Chain of Lust

Chain of Lust

3.0 1
by Lizzie Lynn Lee
     
 

Book two in the Spirit World series

She knows better than to fall for that handsome bounty hunter from Hell, but why are forbidden things so wickedly irresistible?

Madeline Cartwright not only sees ghosts, spirits, and things that go bump in the dark, she’s also a magnet for them. The unseen beings love hounding her to the point she’s having… See more details below

Overview

Book two in the Spirit World series

She knows better than to fall for that handsome bounty hunter from Hell, but why are forbidden things so wickedly irresistible?

Madeline Cartwright not only sees ghosts, spirits, and things that go bump in the dark, she’s also a magnet for them. The unseen beings love hounding her to the point she’s having a hard time functioning in real life. After her job interview is ruined by a gang of poltergeists, Maddie stumbles upon the entrance of Maison Plaisir and falls straight into the arms of a tall, dark, and handsome stranger—a man who makes her tormentors scatter to the four winds.

Once human and now a bounty hunter for the Pit, Hellhound Jean—Luc Berthier has forgotten many sides of his humanity until he meets Maddie. He offers her a pact—if she’s willing to become his lover, he’ll protect her from the spirits that ruin her life.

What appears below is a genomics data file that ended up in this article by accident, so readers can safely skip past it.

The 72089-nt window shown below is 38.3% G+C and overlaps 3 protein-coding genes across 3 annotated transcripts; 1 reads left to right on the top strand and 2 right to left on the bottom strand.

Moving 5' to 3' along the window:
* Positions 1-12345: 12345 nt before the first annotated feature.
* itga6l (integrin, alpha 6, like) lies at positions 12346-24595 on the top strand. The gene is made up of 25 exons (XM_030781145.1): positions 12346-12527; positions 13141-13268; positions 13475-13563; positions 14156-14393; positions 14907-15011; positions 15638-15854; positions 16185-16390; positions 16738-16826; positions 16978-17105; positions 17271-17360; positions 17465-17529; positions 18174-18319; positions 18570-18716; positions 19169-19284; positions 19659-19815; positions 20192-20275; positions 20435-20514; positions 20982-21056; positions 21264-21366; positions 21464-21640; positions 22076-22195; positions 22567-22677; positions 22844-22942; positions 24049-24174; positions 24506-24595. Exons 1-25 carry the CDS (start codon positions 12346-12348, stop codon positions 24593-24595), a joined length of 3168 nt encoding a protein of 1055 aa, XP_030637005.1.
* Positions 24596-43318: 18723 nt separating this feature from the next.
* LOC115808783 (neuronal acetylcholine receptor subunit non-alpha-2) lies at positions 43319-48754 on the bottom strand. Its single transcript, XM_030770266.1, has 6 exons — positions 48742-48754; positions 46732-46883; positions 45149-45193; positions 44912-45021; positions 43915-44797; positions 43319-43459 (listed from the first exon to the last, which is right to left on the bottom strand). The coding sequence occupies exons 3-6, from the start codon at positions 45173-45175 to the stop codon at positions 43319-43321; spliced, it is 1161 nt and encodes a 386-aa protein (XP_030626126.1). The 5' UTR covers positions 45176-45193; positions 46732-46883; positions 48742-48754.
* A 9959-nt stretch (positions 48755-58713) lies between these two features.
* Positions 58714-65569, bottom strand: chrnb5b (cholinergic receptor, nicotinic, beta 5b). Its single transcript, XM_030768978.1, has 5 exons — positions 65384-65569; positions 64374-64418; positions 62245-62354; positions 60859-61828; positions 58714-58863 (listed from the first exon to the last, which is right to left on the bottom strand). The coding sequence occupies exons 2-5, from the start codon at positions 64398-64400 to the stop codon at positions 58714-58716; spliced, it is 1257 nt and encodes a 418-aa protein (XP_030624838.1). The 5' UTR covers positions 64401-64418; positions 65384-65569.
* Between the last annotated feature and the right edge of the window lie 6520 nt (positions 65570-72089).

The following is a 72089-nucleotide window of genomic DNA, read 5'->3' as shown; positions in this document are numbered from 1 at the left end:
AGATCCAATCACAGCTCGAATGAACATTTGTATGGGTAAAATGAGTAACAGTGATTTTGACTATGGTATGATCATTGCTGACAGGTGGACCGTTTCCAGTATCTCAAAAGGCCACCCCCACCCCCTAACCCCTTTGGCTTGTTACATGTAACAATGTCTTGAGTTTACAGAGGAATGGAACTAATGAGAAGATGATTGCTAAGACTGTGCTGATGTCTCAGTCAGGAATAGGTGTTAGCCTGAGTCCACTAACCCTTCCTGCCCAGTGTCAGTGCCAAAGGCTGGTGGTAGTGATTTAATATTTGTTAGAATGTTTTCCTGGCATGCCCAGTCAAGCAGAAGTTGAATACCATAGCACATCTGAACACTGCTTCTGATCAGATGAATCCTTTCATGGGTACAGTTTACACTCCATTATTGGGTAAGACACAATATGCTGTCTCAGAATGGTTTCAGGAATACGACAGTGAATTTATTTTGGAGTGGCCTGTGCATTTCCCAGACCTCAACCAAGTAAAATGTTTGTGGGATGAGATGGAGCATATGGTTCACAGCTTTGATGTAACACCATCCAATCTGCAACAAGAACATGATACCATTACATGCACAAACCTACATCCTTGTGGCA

Jean-Luc smells like nothing but trouble and getting involved with him is the last thing she wants to do. But when a dark force uses her as a bargaining chip, Jean-Luc is the only person she can turn to. Even if that means she will have to surrender her body to his every desire...

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Product Details

ISBN-13:
9780857159717
Publisher:
Totally Bound Publishing
Publication date:
05/21/2012
Series:
Spirit World , #2
Sold by:
Barnes & Noble
Format:
NOOK Book
Pages:
71
Sales rank:
331,556
File size:
0 MB
Age Range:
18 Years

Related Subjects

Read an Excerpt

Please not the diploma, oh, please not the diploma...

Madeline Cartwright froze in her seat as she surreptitiously watched the framed diploma on the wall behind her interviewer, Doctor O’Bannon, become unhinged from the hook. It hovered three foot above him. And the culprits-a pair of poltergeists-leered at her, apparently ready to drop it on Dr O’Bannon’s head.

Maddie clawed the edge of her seat, feeling cold all over.

The poltergeists, volatile spirits that love wreaking havoc, swarmed around the office like renegade bullets. She was the only one who could see them. And Dr O’Bannon, a dermatologist who was looking for a new receptionist, remained oblivious. He’d been oblivious when they’d moved a framed picture of him and his family from his desk and defaced it by scribbling moustaches on each person with a Sharpie pen. And he was still oblivious when the spirits dropped paperclips and an eraser into his coffee mug. Maddie sincerely hoped Dr O’Bannon wouldn’t notice any of that until the interview had finished and she was long gone from the office.

But if those nasty spirits decided to drop the diploma on Dr O’Bannon’s head...